Faulks portrays a modern London profoundly disconnected from the real world in innumerable ways, and much of the novel is a darkly satirical indictment of the state of the nation. But there is the hint of salvation for several characters. Finn’s mother is roused from her stupor of midday snoozes and societal lunches by his slip in to psychosis. Hassan’s brush with death (real or imagined) at the hands of an unseen cyclist is the only human contact he unwittingly achieves on the bridge, which awakens him to the absurdity of his actions, and directs him to the one person he trusts enough to reveal his true self to. And Gabriel and Jenni’s burgeoning relationship offers a human connection both of them so clearly yearn for.
Finally, Gabriel, in reflecting on a past love, perhaps most eloquently sums up this feeling of disconnect with London and wider society that persists throughout the novel:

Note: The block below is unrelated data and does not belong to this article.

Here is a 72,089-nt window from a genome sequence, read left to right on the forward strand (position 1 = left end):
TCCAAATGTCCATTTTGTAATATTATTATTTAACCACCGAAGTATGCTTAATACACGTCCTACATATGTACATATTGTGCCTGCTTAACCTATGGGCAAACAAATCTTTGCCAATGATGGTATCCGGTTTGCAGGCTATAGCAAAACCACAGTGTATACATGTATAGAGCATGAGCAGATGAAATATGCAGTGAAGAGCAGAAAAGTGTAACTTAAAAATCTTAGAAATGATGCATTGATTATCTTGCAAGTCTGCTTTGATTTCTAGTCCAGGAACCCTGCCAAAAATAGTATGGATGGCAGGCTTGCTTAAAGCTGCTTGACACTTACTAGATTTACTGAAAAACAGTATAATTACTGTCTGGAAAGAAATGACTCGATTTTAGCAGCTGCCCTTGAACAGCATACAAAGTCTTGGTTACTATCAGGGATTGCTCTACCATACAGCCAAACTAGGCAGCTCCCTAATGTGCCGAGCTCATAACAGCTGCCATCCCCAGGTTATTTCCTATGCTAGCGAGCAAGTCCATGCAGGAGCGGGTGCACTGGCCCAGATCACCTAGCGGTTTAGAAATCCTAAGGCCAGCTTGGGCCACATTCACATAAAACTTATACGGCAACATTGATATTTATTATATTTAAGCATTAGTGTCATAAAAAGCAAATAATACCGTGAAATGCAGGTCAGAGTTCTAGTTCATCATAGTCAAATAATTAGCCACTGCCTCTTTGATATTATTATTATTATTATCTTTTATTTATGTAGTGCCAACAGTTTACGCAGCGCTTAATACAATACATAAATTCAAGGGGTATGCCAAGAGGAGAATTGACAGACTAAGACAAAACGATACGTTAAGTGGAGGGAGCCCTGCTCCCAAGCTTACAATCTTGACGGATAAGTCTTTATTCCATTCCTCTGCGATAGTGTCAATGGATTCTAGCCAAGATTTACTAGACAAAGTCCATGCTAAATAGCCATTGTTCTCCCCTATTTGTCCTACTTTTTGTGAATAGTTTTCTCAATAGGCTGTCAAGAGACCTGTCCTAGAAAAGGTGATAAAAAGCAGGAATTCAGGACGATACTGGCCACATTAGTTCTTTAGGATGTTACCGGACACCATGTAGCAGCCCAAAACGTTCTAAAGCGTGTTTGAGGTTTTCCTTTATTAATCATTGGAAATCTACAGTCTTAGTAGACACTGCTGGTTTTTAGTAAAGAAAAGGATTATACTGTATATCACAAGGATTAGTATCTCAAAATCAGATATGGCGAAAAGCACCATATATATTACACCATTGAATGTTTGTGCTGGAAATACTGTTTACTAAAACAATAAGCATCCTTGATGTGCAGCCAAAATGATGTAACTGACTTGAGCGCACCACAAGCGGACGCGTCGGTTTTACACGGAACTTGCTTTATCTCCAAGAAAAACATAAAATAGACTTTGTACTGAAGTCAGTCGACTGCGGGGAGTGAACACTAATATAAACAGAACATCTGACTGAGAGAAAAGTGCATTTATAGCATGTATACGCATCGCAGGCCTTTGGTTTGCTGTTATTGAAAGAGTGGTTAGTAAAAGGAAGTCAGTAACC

“In any event, he thought, perhaps his problem was not so much the loss of Catalina as a failure of engagement – or rather an incongruity. Here was this world –London, the park and trees and the people in his chambers and the precedents he studied, the case law, paperwork; there was the culture it threw at him in cinemas, in galleries, and in the self-devouring press and television with all its horrifying ‘reality’ programmes; and then the weather, chance of travel, other people, going out. That was what was on offer, out there. And then on the other hand there was him – the sum of random mutations among his ancestors, one outlying bud of an unstable species. Why would you expect b to like or enjoy a? What, really, were the chances of an overlap, a rough fit, let alone a congruence? The odd thing wasn’t that his spirit – if that was what it was, the flickering of electrical charge and spill of chemicals through a synapse – failed to lift to meet this world; the more remarkable thing was how many people did seem to like it, slotted into it and felt right at home there. Lucky them.”